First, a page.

I have been distracted somewhat from my writing here for the blog, and have had most of my normal routines vigorously tossed out the window, by my having taken on this new job that I mentioned here the other day.
I was interested in this job somewhat but never quite pursued it -- I was comfortable in my already complicated life, after all .... yet I ended up with the work, all the same.
A pattern exists in my life which is quite clear, now -- that I tend to step up to help resolve a less-than-desirable situation, if that less-than-desirable situation happens to be afflicting a co-op. This first manifested in me becoming manager of the struggling Turtle Creek Food Co-op, in Beloit, in the late 1980s. The co-op's struggle continued, while I earned almost nothing for my labors; yet the co-op did last another four years. I was by no means ideal for the job except in the sense that I was somewhat willing to taken a vow of poverty in support of what seemed a community Good, having already quite decisively taken and frequently renewed a vow of poverty in order to pursue the creative life, throughout the earlier decade.
Having stepped up to take on that task was perhaps a mistake. The task was there to do, though. Likely I failed at it it to no greater degree than I excelled at it.
In the second instance, however, I am fairly sure my failure was complete -- for at a point of leadership crisis at the Stevens Point Food Co-op I become involved in trying to reshape that leadership, and ended up in a position that was wrong for me. I had sworn I would never end up a part of a day-to-day cooperative management team. I felt some interest in managing store matters in a logical manner, but also felt an equal disinterest in holding endless meetings ... so I bailed out of the situation pretty promptly, but not prettily.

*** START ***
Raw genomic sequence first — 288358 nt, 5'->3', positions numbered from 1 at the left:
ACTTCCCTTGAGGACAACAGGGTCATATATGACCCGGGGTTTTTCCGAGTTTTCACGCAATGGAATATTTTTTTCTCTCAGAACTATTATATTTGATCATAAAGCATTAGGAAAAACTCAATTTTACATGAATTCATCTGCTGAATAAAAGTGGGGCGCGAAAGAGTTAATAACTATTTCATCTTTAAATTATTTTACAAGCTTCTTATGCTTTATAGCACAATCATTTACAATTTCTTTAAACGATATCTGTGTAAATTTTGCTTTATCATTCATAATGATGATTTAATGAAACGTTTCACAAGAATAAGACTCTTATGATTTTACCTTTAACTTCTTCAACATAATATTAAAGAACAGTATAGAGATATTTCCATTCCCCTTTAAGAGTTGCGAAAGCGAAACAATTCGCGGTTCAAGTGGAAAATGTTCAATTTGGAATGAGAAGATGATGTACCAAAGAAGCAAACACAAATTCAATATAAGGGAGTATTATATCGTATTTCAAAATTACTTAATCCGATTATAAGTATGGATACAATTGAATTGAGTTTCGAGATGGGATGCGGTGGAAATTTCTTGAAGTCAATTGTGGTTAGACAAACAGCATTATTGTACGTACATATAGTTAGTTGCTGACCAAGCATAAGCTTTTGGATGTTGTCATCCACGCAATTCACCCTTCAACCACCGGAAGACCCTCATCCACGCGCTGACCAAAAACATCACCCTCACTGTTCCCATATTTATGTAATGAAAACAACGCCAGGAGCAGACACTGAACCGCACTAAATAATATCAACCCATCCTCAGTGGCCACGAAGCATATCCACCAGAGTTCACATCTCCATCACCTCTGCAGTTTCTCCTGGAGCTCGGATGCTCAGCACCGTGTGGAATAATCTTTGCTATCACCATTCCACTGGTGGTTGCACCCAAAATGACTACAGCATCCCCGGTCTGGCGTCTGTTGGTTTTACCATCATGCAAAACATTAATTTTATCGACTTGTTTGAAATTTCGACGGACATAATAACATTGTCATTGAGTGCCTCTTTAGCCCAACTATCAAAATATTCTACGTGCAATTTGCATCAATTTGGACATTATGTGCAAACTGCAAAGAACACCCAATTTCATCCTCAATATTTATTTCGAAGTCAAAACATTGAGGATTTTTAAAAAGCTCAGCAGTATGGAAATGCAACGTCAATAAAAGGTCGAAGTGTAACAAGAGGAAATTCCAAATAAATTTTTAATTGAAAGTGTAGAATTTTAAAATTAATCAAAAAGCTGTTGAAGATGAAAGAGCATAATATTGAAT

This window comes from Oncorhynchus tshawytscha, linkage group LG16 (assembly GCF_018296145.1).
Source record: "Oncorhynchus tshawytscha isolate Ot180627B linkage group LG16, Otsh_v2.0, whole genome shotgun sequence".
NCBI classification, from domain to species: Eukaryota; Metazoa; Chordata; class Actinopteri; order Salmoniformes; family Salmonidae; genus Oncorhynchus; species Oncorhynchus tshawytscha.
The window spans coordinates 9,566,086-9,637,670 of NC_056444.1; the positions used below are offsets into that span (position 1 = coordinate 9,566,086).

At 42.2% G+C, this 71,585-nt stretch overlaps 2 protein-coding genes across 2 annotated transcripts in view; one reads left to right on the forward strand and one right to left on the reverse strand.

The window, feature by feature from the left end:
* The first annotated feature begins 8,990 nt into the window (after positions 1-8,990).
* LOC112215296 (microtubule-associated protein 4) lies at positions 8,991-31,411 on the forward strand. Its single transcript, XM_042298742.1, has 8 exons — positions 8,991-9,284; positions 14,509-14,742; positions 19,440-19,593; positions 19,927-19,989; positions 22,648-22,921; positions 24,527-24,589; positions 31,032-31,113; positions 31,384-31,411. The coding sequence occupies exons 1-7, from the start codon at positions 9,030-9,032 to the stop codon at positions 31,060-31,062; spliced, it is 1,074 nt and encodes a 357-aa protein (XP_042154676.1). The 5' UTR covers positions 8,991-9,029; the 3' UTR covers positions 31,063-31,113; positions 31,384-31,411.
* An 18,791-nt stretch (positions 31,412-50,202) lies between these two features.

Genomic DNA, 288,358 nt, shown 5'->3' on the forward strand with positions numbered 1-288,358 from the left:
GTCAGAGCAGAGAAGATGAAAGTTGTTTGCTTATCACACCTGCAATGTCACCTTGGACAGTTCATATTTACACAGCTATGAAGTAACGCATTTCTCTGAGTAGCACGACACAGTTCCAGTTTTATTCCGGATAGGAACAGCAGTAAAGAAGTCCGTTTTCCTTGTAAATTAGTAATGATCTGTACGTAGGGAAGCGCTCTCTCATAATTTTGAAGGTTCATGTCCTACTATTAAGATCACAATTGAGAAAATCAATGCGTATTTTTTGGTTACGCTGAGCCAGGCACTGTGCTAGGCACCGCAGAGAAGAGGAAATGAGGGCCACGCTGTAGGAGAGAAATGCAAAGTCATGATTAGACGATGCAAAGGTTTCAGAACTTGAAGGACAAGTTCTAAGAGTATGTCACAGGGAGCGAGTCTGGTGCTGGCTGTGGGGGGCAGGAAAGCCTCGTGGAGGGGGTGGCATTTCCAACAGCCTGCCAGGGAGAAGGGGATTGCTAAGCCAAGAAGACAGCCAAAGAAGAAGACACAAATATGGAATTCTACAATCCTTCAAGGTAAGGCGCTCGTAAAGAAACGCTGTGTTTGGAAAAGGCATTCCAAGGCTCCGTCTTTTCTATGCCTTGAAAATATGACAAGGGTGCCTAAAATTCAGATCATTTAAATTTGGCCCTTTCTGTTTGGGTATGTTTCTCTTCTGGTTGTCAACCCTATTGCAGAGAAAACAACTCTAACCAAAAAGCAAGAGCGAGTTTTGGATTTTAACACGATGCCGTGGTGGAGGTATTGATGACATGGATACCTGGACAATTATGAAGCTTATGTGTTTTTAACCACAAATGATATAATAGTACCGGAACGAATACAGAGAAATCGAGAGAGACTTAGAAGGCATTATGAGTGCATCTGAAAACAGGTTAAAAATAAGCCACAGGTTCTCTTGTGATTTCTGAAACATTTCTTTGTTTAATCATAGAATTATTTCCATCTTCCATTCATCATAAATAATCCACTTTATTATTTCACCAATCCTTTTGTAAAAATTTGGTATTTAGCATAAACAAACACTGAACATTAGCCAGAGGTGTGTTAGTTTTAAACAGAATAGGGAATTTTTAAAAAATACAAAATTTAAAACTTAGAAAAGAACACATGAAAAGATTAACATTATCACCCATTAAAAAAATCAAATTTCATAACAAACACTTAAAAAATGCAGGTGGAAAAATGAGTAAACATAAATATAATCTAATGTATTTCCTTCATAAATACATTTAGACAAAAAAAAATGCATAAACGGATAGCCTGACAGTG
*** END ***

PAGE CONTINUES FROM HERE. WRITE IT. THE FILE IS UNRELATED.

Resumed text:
I suppose I am exactly the kind of dust that coooperative vacuum-claners suck up: for in recent weeks it again has been a co-op that has done just this, with regards to the dust that I am. The differences from earlier situations are several. In this case, I seem to have actually resolved an operational problem, simply by stepping in. (You might think of a dishwasher stepping into a restaurant and suddenly ending a half-year cooking dilemma: it is akin to that.) Despite my early expectations, moreover, this new job has turned into one requiring a fair degree of physical labor.
This has a bit of an odd feel for me, since physical labor has always seemed something to be volunteered, rather than to be paid for. I have certainly taken my share of odd jobs that involved simple physical work -- yet I did always think of those jobs as "odd." The opposite of the odd job is apparently the regular job, which this one seems to be.
(As you may be thinking, it does occur to me that my life might have been easier had I viewed matters otherwise than this, sooner.)
For a third difference, this is a co-op on the producing end of the spectrum, not the consumer end. Many of the myriad forces that pull together and tear apart consumer co-ops seem to go unfelt in producer co-ops.